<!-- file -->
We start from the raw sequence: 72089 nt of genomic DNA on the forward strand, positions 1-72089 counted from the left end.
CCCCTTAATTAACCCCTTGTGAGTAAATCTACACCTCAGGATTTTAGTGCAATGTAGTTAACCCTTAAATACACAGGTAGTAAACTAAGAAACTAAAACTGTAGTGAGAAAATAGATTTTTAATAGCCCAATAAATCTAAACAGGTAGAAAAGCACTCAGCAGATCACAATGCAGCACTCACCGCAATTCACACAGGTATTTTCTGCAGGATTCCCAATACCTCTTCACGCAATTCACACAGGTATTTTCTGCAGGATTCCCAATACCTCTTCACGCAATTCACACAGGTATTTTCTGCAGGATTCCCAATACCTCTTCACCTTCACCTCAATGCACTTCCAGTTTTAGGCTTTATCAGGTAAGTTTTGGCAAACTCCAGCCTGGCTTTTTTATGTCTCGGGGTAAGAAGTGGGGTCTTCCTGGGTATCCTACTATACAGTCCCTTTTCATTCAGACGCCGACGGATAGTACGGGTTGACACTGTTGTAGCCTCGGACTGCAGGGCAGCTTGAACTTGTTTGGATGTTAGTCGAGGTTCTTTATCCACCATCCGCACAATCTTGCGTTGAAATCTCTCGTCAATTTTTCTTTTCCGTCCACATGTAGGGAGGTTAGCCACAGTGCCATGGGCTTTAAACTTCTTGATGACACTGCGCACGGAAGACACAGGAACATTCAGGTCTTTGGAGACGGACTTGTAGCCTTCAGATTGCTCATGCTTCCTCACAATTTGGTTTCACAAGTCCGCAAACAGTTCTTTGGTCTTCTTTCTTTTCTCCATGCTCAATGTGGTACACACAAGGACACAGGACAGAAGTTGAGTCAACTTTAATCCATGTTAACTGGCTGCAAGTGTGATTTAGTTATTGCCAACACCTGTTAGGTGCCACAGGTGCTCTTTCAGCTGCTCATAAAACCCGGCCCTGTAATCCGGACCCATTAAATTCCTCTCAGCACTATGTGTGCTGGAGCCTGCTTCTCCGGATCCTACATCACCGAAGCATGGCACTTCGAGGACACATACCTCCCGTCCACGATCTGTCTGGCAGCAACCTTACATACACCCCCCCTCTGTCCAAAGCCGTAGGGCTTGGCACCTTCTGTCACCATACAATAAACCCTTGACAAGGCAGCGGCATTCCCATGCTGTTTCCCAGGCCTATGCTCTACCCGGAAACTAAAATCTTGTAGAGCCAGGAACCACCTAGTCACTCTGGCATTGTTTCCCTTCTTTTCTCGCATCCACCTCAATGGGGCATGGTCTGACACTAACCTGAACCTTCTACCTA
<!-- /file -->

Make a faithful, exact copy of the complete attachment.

We start from the raw sequence: 72089 nt of genomic DNA on the forward strand, positions 1-72089 counted from the left end.
CCCCTTAATTAACCCCTTGTGAGTAAATCTACACCTCAGGATTTTAGTGCAATGTAGTTAACCCTTAAATACACAGGTAGTAAACTAAGAAACTAAAACTGTAGTGAGAAAATAGATTTTTAATAGCCCAATAAATCTAAACAGGTAGAAAAGCACTCAGCAGATCACAATGCAGCACTCACCGCAATTCACACAGGTATTTTCTGCAGGATTCCCAATACCTCTTCACGCAATTCACACAGGTATTTTCTGCAGGATTCCCAATACCTCTTCACGCAATTCACACAGGTATTTTCTGCAGGATTCCCAATACCTCTTCACCTTCACCTCAATGCACTTCCAGTTTTAGGCTTTATCAGGTAAGTTTTGGCAAACTCCAGCCTGGCTTTTTTATGTCTCGGGGTAAGAAGTGGGGTCTTCCTGGGTATCCTACTATACAGTCCCTTTTCATTCAGACGCCGACGGATAGTACGGGTTGACACTGTTGTAGCCTCGGACTGCAGGGCAGCTTGAACTTGTTTGGATGTTAGTCGAGGTTCTTTATCCACCATCCGCACAATCTTGCGTTGAAATCTCTCGTCAATTTTTCTTTTCCGTCCACATGTAGGGAGGTTAGCCACAGTGCCATGGGCTTTAAACTTCTTGATGACACTGCGCACGGAAGACACAGGAACATTCAGGTCTTTGGAGACGGACTTGTAGCCTTCAGATTGCTCATGCTTCCTCACAATTTGGTTTCACAAGTCCGCAAACAGTTCTTTGGTCTTCTTTCTTTTCTCCATGCTCAATGTGGTACACACAAGGACACAGGACAGAAGTTGAGTCAACTTTAATCCATGTTAACTGGCTGCAAGTGTGATTTAGTTATTGCCAACACCTGTTAGGTGCCACAGGTGCTCTTTCAGCTGCTCATAAAACCCGGCCCTGTAATCCGGACCCATTAAATTCCTCTCAGCACTATGTGTGCTGGAGCCTGCTTCTCCGGATCCTACATCACCGAAGCATGGCACTTCGAGGACACATACCTCCCGTCCACGATCTGTCTGGCAGCAACCTTACATACACCCCCCCTCTGTCCAAAGCCGTAGGGCTTGGCACCTTCTGTCACCATACAATAAACCCTTGACAAGGCAGCGGCATTCCCATGCTGTTTCCCAGGCCTATGCTCTACCCGGAAACTAAAATCTTGTAGAGCCAGGAACCACCTAGTCACTCTGGCATTGTTTCCCTTCTTTTCTCGCATCCACCTCAATGGGGCATGGTCTGACACTAACCTGAACCTTCTACCTA